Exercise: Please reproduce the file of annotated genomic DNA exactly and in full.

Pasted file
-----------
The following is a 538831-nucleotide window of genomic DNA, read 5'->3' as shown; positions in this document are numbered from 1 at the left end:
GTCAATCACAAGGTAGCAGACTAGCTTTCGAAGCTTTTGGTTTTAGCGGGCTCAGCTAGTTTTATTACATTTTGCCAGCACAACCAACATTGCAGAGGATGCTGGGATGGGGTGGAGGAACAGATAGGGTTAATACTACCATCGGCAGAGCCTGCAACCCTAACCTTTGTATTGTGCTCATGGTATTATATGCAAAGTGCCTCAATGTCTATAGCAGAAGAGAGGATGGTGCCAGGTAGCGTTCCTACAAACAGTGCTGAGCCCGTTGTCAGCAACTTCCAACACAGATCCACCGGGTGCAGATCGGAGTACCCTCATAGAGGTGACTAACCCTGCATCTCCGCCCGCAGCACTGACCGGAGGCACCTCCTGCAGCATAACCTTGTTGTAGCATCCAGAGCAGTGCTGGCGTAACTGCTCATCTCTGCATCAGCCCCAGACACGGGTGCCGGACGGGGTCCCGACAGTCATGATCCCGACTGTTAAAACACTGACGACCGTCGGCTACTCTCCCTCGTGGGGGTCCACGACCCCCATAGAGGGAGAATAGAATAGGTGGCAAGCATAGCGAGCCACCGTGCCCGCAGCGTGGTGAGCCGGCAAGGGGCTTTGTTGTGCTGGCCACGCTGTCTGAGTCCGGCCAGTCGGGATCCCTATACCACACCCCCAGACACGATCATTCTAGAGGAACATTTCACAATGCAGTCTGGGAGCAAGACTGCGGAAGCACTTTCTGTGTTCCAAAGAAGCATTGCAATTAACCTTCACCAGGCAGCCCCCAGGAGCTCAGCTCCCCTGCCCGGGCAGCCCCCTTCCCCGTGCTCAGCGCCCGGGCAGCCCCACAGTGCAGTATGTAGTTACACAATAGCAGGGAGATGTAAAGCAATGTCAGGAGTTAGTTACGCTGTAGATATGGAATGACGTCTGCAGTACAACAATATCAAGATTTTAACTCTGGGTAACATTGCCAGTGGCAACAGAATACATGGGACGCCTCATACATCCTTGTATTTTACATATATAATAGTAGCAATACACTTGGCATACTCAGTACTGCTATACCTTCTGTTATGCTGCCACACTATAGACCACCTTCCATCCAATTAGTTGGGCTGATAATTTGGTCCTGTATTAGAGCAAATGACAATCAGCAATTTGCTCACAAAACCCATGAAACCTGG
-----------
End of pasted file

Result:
The following is a 538831-nucleotide window of genomic DNA, read 5'->3' as shown; positions in this document are numbered from 1 at the left end:
GTCAATCACAAGGTAGCAGACTAGCTTTCGAAGCTTTTGGTTTTAGCGGGCTCAGCTAGTTTTATTACATTTTGCCAGCACAACCAACATTGCAGAGGATGCTGGGATGGGGTGGAGGAACAGATAGGGTTAATACTACCATCGGCAGAGCCTGCAACCCTAACCTTTGTATTGTGCTCATGGTATTATATGCAAAGTGCCTCAATGTCTATAGCAGAAGAGAGGATGGTGCCAGGTAGCGTTCCTACAAACAGTGCTGAGCCCGTTGTCAGCAACTTCCAACACAGATCCACCGGGTGCAGATCGGAGTACCCTCATAGAGGTGACTAACCCTGCATCTCCGCCCGCAGCACTGACCGGAGGCACCTCCTGCAGCATAACCTTGTTGTAGCATCCAGAGCAGTGCTGGCGTAACTGCTCATCTCTGCATCAGCCCCAGACACGGGTGCCGGACGGGGTCCCGACAGTCATGATCCCGACTGTTAAAACACTGACGACCGTCGGCTACTCTCCCTCGTGGGGGTCCACGACCCCCATAGAGGGAGAATAGAATAGGTGGCAAGCATAGCGAGCCACCGTGCCCGCAGCGTGGTGAGCCGGCAAGGGGCTTTGTTGTGCTGGCCACGCTGTCTGAGTCCGGCCAGTCGGGATCCCTATACCACACCCCCAGACACGATCATTCTAGAGGAACATTTCACAATGCAGTCTGGGAGCAAGACTGCGGAAGCACTTTCTGTGTTCCAAAGAAGCATTGCAATTAACCTTCACCAGGCAGCCCCCAGGAGCTCAGCTCCCCTGCCCGGGCAGCCCCCTTCCCCGTGCTCAGCGCCCGGGCAGCCCCACAGTGCAGTATGTAGTTACACAATAGCAGGGAGATGTAAAGCAATGTCAGGAGTTAGTTACGCTGTAGATATGGAATGACGTCTGCAGTACAACAATATCAAGATTTTAACTCTGGGTAACATTGCCAGTGGCAACAGAATACATGGGACGCCTCATACATCCTTGTATTTTACATATATAATAGTAGCAATACACTTGGCATACTCAGTACTGCTATACCTTCTGTTATGCTGCCACACTATAGACCACCTTCCATCCAATTAGTTGGGCTGATAATTTGGTCCTGTATTAGAGCAAATGACAATCAGCAATTTGCTCACAAAACCCATGAAACCTGG